These pictures were taken in Paris at the Place de la Republique and at Hyper Cacher over the past week. They illustrate, along with the massive crowds that lined Paris' streets last weekend, the depth of feeling that followed the murderous assault on the offices of Charlie Hebdo and on the supermarket, Hyper Cacher.
There is no rational argument that justifies the murder of a group of cartoonists, because they offended you, no matter how badly they offended you. There is no argument that justifies the murder of a group of Jewish shoppers, just because they were shoppers who were Jewish. You can argue that the state of Israel is persecuting the people of Palestine, but you can not argue that Yohan Cohen, Yoav Hattab, Francois-Michel Saada and Philippe Braham were responsible for the policies of the state. They were in Paris, shopping.
These lines by Voltaire have been written on the statue in the Place de la Republique:
"Mais de toutes les superstitions, la plus dangereuse, n'est-ce pas celle de haïr son prochain pour ses opinions?" Of all the superstitions the most dangerous is to hate your neighbour because of his opinions.
Voltaire, Traité sur la Tolérance (1763)
The list of names above includes people of no faith, Jews, Christians and Muslim. What did they have in common? And in common with the shooters? Mostly they were Parisian. Neighbours.
It continues: Si vous voulez qu'on tolerici votre doctrine, commencez par n'etre ni intolerant ni intolerables. If you want your views to be tolerated, be neither intolerant or intolerable. If you want your views to be respected, you have to respect the views of others.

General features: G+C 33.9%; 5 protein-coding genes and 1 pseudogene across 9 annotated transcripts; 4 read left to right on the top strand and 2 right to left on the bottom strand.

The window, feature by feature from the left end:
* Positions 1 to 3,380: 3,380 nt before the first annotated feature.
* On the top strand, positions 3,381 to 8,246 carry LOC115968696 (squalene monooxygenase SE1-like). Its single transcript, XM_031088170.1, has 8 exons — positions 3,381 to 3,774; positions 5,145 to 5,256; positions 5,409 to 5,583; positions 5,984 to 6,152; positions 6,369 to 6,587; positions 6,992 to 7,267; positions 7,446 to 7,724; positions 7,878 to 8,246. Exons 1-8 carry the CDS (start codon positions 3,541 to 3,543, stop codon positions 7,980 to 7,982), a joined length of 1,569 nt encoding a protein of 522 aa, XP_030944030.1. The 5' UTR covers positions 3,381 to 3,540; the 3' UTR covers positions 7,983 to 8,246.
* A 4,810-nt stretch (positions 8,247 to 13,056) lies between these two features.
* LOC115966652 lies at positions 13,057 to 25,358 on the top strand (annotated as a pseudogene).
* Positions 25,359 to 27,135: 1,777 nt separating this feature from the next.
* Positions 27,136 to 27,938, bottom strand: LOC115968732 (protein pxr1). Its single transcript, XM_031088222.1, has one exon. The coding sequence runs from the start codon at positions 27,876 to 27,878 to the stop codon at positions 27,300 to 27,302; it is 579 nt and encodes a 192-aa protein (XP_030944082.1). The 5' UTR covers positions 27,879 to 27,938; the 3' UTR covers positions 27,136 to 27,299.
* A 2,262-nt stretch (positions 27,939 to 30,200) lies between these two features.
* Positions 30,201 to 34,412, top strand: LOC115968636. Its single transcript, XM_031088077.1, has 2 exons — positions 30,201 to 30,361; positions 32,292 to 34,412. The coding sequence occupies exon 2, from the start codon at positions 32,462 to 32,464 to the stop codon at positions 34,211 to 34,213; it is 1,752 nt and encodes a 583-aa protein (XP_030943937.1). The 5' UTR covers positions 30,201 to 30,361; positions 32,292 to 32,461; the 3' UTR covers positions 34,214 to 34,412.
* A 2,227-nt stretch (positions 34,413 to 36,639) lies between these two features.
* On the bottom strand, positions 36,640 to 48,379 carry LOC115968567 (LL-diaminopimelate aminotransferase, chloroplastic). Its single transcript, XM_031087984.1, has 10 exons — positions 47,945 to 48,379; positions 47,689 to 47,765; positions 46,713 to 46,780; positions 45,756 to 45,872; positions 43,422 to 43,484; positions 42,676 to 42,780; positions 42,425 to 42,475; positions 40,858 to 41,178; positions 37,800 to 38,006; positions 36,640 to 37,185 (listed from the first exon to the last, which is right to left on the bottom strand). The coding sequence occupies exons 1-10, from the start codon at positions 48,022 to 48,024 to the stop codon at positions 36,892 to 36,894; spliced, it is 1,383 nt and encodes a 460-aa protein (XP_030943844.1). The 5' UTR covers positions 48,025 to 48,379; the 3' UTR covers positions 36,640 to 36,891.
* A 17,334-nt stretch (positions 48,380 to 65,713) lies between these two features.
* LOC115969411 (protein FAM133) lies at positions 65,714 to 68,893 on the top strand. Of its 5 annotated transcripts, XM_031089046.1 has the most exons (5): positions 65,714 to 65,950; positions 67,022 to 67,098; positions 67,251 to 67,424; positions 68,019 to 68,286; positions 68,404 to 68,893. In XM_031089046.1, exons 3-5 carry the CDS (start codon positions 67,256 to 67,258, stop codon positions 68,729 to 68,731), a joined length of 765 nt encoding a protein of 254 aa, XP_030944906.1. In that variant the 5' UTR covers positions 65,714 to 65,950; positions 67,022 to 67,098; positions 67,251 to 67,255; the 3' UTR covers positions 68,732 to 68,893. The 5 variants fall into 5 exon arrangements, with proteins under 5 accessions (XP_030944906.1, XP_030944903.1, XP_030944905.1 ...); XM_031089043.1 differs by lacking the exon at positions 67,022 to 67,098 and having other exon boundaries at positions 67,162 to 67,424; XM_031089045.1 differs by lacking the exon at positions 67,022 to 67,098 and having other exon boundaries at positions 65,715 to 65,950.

Voltaire has been quoted a lot over the past few weeks, even in Britain. One of the most repeated has been "I disapprove of what you say, but I will defend to the death your right to say it." The fact that Voltaire didn't say this (it was Evelyn Beatrice Hall who came up with the line in her biography The Friends of Voltaire) illustrates part of the problem. There are leaps of faith, leaps of understanding, beliefs that are contradictory, beliefs that are outdated, knee jerk reactions, downright deliberate misrepresentation.
Offence has been taken at the actions of Charlie Hebdo by people who have never seen a copy of the magazine, never seen the offensive cartoons. People have chosen to be offended by the idea that someone is trying to offend them. Equally, people are standing up for the principle of free speech, thinking in absolute terms. Absolute free speech. Is that correct? Every crackpot racist has the right to be as crackpot and racist as he wants? Every libertarian has the right to as much liberty as he wants? There are limits. There have to be limits.
There was a big clamour for newspapers all over the world to show solidarity by printing the offensive cartoons. UK newspapers didn't. Not on the left or the right. Was this weakness? Or was this being respectful to the views of 2.7 million Muslims in the UK? I could find those images right now and include them here. But I'm not going to. I have no desire to offend Muslims - or Christians, Jews or Satanists for that matter. No matter how little faith I put in any religion. Because if I want my views to be respected I must respect others.
Strange bedfellows here. On the cardboard, a French Muslim referencing his pain at the senseless murder of French Jews here, the pain he feel at the loss of life of his fellow Frenchmen. Another card with the symbols of the Crescent moon, the star of David and the cross of Christ, acknowledging that we are all in this together. Another quote from Voltaire about roses and thorns. And incongrously, a cross of St George with the words No Surrender emblazoned: the flag of the anti-Islam EDL. Some tragedies are not yours to own.
excellent pictures by Mme Akriche. Thanks.
Frederic Boisseau, Ahmed Merabet, Clarissa Jean-Philippe, Yohan Cohen, Yoav Hattab, Francois-Michel Saada, Philipe Braham, Elsa Cayat, Michel Renaud, Mustapha Ourrad, Bernard Maris, Franck Brinsolaro